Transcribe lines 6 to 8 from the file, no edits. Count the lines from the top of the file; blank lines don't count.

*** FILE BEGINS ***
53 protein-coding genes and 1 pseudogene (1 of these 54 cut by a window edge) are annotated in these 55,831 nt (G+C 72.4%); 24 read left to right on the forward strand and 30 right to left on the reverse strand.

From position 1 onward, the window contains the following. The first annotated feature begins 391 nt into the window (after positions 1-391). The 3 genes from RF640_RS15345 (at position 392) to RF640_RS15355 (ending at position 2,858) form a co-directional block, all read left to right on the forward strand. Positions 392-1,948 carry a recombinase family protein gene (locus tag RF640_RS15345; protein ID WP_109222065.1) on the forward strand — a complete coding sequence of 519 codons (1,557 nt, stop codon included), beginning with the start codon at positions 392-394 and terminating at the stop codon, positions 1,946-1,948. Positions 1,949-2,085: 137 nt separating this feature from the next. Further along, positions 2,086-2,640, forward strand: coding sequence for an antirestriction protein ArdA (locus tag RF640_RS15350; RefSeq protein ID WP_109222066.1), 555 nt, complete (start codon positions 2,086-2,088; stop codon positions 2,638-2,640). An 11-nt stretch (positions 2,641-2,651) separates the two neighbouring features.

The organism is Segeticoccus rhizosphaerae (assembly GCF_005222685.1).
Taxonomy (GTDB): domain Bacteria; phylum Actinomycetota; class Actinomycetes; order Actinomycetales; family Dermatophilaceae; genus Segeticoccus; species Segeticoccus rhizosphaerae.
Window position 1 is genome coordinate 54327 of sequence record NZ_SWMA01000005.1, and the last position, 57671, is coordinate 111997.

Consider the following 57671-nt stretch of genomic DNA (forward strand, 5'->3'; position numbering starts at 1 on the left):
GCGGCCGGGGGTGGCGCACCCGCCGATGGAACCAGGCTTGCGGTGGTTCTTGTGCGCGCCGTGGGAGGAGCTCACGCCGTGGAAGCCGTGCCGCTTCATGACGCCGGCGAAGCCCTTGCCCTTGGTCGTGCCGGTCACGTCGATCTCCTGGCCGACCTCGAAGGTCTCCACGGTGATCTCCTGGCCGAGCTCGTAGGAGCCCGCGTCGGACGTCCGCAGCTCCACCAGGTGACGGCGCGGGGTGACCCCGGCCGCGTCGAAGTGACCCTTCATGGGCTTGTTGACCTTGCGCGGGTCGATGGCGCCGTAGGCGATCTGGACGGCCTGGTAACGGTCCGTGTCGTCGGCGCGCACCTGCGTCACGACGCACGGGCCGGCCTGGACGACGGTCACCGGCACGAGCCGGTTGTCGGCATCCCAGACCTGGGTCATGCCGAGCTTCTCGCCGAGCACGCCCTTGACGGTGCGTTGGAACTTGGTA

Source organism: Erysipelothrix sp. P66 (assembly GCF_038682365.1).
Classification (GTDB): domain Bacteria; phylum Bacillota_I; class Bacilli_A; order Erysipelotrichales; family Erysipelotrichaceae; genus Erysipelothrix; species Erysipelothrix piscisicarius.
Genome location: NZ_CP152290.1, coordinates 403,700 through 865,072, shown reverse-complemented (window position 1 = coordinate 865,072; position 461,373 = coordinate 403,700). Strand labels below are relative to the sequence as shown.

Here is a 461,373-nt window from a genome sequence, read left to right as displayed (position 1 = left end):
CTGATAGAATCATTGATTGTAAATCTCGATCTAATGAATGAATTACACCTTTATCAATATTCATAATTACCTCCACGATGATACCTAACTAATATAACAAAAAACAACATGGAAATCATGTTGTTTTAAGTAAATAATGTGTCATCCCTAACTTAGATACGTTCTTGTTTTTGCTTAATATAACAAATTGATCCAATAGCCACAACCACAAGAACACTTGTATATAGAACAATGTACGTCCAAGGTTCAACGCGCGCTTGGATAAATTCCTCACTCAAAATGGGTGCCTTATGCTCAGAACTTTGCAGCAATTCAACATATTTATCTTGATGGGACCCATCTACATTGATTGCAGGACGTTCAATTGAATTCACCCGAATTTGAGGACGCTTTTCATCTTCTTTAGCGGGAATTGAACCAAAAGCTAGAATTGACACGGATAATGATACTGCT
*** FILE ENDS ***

Consider the following 57671-nt stretch of genomic DNA (forward strand, 5'->3'; position numbering starts at 1 on the left):
GCGGCCGGGGGTGGCGCACCCGCCGATGGAACCAGGCTTGCGGTGGTTCTTGTGCGCGCCGTGGGAGGAGCTCACGCCGTGGAAGCCGTGCCGCTTCATGACGCCGGCGAAGCCCTTGCCCTTGGTCGTGCCGGTCACGTCGATCTCCTGGCCGACCTCGAAGGTCTCCACGGTGATCTCCTGGCCGAGCTCGTAGGAGCCCGCGTCGGACGTCCGCAGCTCCACCAGGTGACGGCGCGGGGTGACCCCGGCCGCGTCGAAGTGACCCTTCATGGGCTTGTTGACCTTGCGCGGGTCGATGGCGCCGTAGGCGATCTGGACGGCCTGGTAACGGTCCGTGTCGTCGGCGCGCACCTGCGTCACGACGCACGGGCCGGCCTGGACGACGGTCACCGGCACGAGCCGGTTGTCGGCATCCCAGACCTGGGTCATGCCGAGCTTCTCGCCGAGCACGCCCTTGACGGTGCGTTGGAACTTGGTA

Source organism: Erysipelothrix sp. P66 (assembly GCF_038682365.1).